Adolescent photographer and director Jada Imani M sat down with her friend, Debi, to talk about her identity and to also photograph both a representation of her Bangladeshi side and American side through clothing.
Photos and interview by Jada Imani M
What’s your name?
My full name is Deboshree Pryonondini Das, but nobody can really pronounce that so just Debi is fine.
Where are you from? Where are your parents from?
I was born in California, and my parents were born in Bangladesh. We all live in Northern Virginia now.
Tell us about your family history and culture—how have they impacted your life?
My family came from village-y areas of Bangladesh, though they moved into more corporate areas and got more industrial/governmental jobs as the country grew commercially. My parents were raised to focus on their studies a lot, because in Bangladesh, the jobs that get you to success are those of engineers and doctors, with my dad being the former and my mom the latter. That hasn't impacted my life too much, but the mentality they brought to the USA when they moved here a year before I was born has.
I was definitely raised to appreciate what I have, since my parents started not at the total bottom but not super well off either and have now reached positions of success through hard work and dedication to being as good as they can be in their respective fields.
In the cultural sense, we have really colorful clothing and food. I've eaten and worn these clothes for a lot of my life, and have even been sort of criticized for doing so at times by people who didn't understand why I was eating the food the way I was or why it looked/smelled the way it did, or [by people] who were confused [by my] clothing. But there are lots of cultural celebrations that bring us together, like pujas and such, so those are always fun to go to.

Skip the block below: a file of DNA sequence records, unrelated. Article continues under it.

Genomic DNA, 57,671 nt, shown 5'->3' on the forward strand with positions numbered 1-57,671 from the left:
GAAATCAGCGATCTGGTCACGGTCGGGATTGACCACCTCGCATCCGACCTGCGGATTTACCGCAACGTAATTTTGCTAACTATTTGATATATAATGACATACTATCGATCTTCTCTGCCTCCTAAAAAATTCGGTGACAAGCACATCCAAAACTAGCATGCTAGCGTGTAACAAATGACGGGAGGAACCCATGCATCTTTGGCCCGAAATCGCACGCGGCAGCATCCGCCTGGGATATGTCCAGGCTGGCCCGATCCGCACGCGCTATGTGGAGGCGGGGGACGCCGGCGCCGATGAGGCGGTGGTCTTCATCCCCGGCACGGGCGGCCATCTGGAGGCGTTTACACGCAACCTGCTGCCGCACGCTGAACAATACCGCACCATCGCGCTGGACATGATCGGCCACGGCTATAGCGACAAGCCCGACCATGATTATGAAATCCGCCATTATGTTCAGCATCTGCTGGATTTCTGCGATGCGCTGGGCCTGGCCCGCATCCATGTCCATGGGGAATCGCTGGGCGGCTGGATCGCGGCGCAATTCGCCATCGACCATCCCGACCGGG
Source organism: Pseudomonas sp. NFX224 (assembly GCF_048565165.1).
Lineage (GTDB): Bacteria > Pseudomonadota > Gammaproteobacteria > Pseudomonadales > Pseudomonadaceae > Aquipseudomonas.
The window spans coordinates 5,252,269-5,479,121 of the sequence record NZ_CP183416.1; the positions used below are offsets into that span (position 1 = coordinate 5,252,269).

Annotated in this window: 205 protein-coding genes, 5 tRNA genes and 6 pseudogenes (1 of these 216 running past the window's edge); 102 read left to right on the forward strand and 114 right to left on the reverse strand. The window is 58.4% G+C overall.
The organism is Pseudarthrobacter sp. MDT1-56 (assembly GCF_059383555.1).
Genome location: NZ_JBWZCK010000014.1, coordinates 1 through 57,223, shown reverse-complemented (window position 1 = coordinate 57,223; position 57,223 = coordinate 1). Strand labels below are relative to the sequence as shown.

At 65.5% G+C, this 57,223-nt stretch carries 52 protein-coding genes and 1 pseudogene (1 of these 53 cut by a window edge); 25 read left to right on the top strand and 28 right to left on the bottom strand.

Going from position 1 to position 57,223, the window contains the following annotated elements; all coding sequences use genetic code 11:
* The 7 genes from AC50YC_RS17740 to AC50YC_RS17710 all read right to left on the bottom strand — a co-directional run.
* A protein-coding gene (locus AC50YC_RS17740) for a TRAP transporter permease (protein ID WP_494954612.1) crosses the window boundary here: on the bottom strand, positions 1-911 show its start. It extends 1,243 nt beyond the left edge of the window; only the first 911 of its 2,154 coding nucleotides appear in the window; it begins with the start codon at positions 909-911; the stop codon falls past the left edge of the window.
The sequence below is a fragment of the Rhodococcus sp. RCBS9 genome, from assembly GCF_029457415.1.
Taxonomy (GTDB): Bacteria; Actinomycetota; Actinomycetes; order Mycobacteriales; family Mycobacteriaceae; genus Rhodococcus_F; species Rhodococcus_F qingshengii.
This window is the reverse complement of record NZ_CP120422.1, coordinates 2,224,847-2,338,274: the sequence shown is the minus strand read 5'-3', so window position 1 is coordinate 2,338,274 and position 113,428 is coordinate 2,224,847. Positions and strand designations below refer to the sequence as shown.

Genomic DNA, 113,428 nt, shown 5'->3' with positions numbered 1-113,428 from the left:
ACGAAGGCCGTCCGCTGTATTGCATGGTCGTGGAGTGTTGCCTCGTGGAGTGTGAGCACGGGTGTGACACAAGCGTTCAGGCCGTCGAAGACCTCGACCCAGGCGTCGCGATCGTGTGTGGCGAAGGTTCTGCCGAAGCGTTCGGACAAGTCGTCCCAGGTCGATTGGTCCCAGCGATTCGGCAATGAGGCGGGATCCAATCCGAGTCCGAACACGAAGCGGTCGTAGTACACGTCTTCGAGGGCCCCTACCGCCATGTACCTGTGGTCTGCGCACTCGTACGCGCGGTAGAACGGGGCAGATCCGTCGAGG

How do you feel about your family’s culture and cultural appropriation?
I feel like my family's culture is super diverse and vibrant. Like, every celebration I go to is so colorful and loud, with music and kids running around. It's also very beautiful, as each component of every outfit or piece of jewelry is made with a lot of care by people who have had a lot of practice...it's a very visually appealing sort of culture.
Trying to meld the two components of my identity, being the American and Bangladeshi sides, has been difficult, because for a really long time I felt like I needed to be more American to fit in and thus shunned the other aspect, but I'm trying to become more comfortable with it and bring it more out into the open. In terms of cultural appropriation, I definitely think there's a difference between that and appreciation. I understand wanting to wear the clothes or the jewelry because it's so beautiful, but there comes the expectation of actually appreciating where it came from, the hard work that went into it, and the history behind it.
It's weird to me that things [for which] I got made fun of before, like wearing a bindi on my forehead or wearing salwaars in public, are now being done by people who don't come from or care about the culture and background...purely for the "exotic" factor or whatever. It seems kind of unfair to me.
What cultural garments and accessories are you wearing in this shoot?
I am wearing a lahenga, which is made of a blouse, long skirt, and an orna, or scarf. We bought it in Bangladesh for a wedding this past July. I'm wearing a necklace, earring, and tikka—the jewelry hanging on my forehead—set, which came from South India many years ago when my mom was still into really flashy jewelry. The orange sticker on my forehead is called a bindi. I'm also wearing churis on my wrist, which are essentially thin bangles, as well as some thicker, jeweled ones.
Annie Walton Doyle